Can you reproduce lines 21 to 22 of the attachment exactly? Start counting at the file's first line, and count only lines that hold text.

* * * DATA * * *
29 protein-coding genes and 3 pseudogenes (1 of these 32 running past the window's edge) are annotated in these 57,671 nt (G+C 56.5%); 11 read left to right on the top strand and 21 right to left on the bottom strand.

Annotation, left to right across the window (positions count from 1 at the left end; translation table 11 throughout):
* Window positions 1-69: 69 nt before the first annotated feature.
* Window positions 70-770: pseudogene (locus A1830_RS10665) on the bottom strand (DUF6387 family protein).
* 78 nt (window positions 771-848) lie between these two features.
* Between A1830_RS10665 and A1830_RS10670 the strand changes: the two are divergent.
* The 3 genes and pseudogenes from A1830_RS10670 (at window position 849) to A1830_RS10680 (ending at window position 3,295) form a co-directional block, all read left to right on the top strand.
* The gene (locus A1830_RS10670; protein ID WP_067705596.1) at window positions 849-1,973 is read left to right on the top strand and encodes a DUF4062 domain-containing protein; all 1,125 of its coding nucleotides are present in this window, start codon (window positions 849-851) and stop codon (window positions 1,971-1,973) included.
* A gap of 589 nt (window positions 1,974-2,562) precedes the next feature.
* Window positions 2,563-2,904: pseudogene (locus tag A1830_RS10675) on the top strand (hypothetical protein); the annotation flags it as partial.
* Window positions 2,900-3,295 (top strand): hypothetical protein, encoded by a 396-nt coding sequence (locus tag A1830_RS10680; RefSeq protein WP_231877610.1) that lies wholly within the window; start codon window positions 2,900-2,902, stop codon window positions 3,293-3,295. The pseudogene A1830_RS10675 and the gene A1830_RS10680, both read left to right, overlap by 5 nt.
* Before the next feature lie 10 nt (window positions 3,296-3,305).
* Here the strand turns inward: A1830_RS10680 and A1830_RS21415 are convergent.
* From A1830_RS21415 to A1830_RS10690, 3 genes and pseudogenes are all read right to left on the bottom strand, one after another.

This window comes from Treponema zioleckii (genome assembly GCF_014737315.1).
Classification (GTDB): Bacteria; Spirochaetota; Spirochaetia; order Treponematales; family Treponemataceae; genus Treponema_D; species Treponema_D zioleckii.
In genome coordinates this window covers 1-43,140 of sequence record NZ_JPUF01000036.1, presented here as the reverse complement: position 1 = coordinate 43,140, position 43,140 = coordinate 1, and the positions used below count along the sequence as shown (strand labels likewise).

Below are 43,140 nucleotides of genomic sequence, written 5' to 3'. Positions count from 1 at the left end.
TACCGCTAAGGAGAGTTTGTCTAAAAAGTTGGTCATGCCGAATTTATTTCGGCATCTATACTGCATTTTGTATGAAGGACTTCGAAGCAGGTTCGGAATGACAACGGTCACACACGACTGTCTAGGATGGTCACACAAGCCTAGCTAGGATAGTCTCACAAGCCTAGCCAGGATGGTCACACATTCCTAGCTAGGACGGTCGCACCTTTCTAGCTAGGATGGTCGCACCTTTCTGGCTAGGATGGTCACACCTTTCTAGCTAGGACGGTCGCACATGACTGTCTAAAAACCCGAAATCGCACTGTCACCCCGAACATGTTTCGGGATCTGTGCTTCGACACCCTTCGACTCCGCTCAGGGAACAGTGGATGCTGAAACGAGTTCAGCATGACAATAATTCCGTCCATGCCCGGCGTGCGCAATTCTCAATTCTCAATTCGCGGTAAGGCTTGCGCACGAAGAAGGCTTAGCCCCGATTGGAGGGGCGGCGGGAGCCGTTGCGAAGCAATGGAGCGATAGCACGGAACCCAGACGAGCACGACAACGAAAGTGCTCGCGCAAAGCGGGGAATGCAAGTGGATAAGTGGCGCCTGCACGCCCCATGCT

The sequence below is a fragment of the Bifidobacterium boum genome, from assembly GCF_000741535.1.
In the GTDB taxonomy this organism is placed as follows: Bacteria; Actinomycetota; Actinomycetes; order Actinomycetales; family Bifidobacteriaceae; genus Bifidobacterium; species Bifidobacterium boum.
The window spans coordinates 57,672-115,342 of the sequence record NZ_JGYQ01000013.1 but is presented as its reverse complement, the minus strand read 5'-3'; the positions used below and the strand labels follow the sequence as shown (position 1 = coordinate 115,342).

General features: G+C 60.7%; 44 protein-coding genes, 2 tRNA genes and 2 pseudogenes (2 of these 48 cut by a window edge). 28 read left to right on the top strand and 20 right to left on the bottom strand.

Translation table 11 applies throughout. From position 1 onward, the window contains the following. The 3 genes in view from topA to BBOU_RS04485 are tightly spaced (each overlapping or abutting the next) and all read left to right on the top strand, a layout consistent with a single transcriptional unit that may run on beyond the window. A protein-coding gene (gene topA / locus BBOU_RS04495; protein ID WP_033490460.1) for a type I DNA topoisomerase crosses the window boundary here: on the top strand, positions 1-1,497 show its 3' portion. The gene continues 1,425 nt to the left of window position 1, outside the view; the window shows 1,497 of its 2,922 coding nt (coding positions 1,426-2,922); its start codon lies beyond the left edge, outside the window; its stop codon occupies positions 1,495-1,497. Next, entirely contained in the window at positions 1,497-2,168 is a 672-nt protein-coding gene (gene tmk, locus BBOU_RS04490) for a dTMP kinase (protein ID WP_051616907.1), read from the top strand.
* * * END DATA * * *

In the GTDB taxonomy this organism is placed as follows: Bacteria; Actinomycetota; Actinomycetes; order Actinomycetales; family Bifidobacteriaceae; genus Bifidobacterium; species Bifidobacterium boum.
The window spans coordinates 57,672-115,342 of the sequence record NZ_JGYQ01000013.1 but is presented as its reverse complement, the minus strand read 5'-3'; the positions used below and the strand labels follow the sequence as shown (position 1 = coordinate 115,342).